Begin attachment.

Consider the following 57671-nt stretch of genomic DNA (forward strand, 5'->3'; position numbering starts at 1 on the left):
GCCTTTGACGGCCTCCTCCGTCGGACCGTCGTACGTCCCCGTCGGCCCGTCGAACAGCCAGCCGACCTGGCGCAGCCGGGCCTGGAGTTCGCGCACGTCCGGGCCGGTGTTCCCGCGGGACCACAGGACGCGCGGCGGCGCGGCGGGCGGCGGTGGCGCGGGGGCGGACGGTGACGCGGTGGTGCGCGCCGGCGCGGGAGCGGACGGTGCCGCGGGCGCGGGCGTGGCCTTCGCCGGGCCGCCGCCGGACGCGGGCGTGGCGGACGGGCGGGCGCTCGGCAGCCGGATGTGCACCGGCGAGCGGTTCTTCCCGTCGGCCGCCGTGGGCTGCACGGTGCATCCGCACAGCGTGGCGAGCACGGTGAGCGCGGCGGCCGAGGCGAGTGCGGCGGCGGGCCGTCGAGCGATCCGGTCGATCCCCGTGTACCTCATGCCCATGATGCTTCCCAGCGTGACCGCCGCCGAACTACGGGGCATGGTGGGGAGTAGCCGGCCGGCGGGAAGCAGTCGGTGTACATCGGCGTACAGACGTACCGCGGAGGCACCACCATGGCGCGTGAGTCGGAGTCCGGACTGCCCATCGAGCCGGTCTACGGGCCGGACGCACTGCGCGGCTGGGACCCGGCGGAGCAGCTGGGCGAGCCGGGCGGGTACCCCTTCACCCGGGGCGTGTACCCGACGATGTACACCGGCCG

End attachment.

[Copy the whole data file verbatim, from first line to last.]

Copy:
Consider the following 57671-nt stretch of genomic DNA (forward strand, 5'->3'; position numbering starts at 1 on the left):
GCCTTTGACGGCCTCCTCCGTCGGACCGTCGTACGTCCCCGTCGGCCCGTCGAACAGCCAGCCGACCTGGCGCAGCCGGGCCTGGAGTTCGCGCACGTCCGGGCCGGTGTTCCCGCGGGACCACAGGACGCGCGGCGGCGCGGCGGGCGGCGGTGGCGCGGGGGCGGACGGTGACGCGGTGGTGCGCGCCGGCGCGGGAGCGGACGGTGCCGCGGGCGCGGGCGTGGCCTTCGCCGGGCCGCCGCCGGACGCGGGCGTGGCGGACGGGCGGGCGCTCGGCAGCCGGATGTGCACCGGCGAGCGGTTCTTCCCGTCGGCCGCCGTGGGCTGCACGGTGCATCCGCACAGCGTGGCGAGCACGGTGAGCGCGGCGGCCGAGGCGAGTGCGGCGGCGGGCCGTCGAGCGATCCGGTCGATCCCCGTGTACCTCATGCCCATGATGCTTCCCAGCGTGACCGCCGCCGAACTACGGGGCATGGTGGGGAGTAGCCGGCCGGCGGGAAGCAGTCGGTGTACATCGGCGTACAGACGTACCGCGGAGGCACCACCATGGCGCGTGAGTCGGAGTCCGGACTGCCCATCGAGCCGGTCTACGGGCCGGACGCACTGCGCGGCTGGGACCCGGCGGAGCAGCTGGGCGAGCCGGGCGGGTACCCCTTCACCCGGGGCGTGTACCCGACGATGTACACCGGCCG